It’s easy to see why WhatsApp is so popular; it’s simply better and more emotional than text messages. It gives people a quick and easy way of communicating without paying heavy SMS fees to local wireless carriers.
Since Facebook purchased WhatsApp back in February, there has been a lot of speculation surrounding its future. Particularly around how Facebook can recoup its initial investment and further monetise the app.
Since Mark Zuckerberg has ruled out introducing direct advertising, one approach would be to adjust its pricing model. It would be naïve to believe that WhatsApp will in the long run stick to its weakly enforced current price model of just 99 cents (69 pence) a year.
Why wouldn’t its users be willing to pay a nominal and low fee of say a dollar a month, especially when voice and video calls will likely soon be integrated. A minimal increase for users, but one that would yield an additional $6billion per year, doubling to $12billion by August 2015, which is when, according to WhatsApps predictions it will have over 1 billion users.
Yet, many of WhatsApps 500 million users are particularly cost sensitive – teens and users from developing countries. Indeed recent growth has been fastest in Brazil, India, Mexico and Russia. Facebook needs to tread a careful pricing path or risk alienating these key segments.
For customers who don’t want to pay, a second option is to capitalise on the data WhatsApp offers and to utilise this as part of its offer to brands seeking to run targeted adverts on Facebook, or even as sponsored opt-in content on WhatsApp where users can receive information on topics and from brands they are interested in.
The losers from this are the long-established telecommunications providers. They will find their role further reduced to that of simply an enabler of data transfer. They offer the high-speed Internet highway and the fuel for the use of Internet service providers – the cars running on the highway.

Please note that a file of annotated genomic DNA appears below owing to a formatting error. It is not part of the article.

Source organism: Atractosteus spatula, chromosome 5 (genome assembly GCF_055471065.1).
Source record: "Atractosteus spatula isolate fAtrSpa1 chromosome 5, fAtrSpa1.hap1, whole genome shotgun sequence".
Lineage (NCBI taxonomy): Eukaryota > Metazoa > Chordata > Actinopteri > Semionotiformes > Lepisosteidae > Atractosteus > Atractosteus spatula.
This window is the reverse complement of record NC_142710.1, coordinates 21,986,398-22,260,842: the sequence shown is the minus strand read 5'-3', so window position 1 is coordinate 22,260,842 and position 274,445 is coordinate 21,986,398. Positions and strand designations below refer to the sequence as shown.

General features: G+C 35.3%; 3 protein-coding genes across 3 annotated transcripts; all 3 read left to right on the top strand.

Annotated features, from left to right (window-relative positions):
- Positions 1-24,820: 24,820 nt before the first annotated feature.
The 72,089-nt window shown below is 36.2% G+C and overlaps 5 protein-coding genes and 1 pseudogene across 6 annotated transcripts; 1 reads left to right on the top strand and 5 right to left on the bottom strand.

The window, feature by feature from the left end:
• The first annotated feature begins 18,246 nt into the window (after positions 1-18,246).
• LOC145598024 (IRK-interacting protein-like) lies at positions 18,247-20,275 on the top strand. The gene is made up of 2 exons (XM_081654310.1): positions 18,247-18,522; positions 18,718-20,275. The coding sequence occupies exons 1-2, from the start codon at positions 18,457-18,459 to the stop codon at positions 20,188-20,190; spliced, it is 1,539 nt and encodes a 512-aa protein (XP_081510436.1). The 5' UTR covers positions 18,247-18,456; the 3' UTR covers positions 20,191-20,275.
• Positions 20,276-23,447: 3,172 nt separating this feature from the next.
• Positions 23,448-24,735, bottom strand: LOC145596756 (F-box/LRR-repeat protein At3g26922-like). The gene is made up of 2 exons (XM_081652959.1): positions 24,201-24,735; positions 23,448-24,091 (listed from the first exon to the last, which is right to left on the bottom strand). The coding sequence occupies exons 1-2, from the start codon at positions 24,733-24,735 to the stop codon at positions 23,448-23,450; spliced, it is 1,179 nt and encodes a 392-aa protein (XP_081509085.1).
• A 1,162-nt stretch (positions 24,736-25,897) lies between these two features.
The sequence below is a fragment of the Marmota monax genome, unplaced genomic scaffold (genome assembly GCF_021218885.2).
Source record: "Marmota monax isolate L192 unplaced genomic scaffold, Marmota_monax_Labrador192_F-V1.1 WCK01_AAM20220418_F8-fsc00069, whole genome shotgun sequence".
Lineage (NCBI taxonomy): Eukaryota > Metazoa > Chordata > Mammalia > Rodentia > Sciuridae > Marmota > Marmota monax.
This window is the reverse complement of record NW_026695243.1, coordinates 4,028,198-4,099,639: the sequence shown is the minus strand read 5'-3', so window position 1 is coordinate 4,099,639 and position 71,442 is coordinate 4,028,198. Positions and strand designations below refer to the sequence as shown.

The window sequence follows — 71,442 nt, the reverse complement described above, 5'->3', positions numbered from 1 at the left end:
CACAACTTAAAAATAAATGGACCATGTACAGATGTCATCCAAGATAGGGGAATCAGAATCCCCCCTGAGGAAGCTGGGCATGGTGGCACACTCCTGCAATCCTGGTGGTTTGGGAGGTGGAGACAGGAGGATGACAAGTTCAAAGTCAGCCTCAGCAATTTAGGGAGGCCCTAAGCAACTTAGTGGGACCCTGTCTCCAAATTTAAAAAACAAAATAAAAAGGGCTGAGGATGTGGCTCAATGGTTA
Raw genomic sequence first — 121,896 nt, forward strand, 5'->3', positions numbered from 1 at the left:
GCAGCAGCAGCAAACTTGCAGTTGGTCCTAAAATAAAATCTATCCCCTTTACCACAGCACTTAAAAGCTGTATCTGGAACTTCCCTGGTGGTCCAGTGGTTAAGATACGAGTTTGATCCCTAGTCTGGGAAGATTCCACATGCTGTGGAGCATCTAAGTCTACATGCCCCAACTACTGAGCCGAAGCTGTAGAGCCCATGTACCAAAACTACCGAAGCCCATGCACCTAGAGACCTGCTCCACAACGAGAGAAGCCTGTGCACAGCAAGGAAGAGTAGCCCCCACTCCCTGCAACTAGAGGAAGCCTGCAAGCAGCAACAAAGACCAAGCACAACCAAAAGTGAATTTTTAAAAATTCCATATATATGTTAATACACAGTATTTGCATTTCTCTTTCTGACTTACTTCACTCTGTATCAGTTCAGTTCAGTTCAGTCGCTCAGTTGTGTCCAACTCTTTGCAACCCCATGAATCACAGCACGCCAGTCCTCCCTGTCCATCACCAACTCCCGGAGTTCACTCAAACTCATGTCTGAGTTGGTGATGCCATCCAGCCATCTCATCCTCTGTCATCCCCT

But the most popular cars on this high speed internet highway in reality only come from a few big internet companies; the ones who have understood how to optimally monetise their services.
The telecoms industry, on the other hand, lacks the ability to monetise access to data services, which deliver benefits no one wants to live without. One reason for this is the toxic pricing models found in the telecoms industry.
For far too long telecoms providers have offered voice minutes, text messages and data as undifferentiated goods. But not only have people been using voice minutes and text messages less and less, prices have been driven down and down. As a result, telecoms companies have one big growth driver left: data.
This is the most important area for them. However, the mobile data volume is under attack by WiFi. The time a customer needs to spend without WiFi access is decreasing. WiFi is available almost everywhere: at home, at work, in restaurants and cafes, or even while commuting. The data volume will grow but much less in mobile data.
The clear winner will be fixed net volume but here the unlimited data world is already established, incremental usage does not have a price. In some circumstances, providers have also implemented an unlimited data usage model in the mobile world. Those that benefit from this toll-free, high speed Internet highway and its partially unlimited fuel are its everyday users and the big Internet players they use, like Facebook.
Martin Deutschenbaur is a director at Simon-Kucher & Partners, London, where he heads the Telecommunications, Online Business and Technology Services competence center
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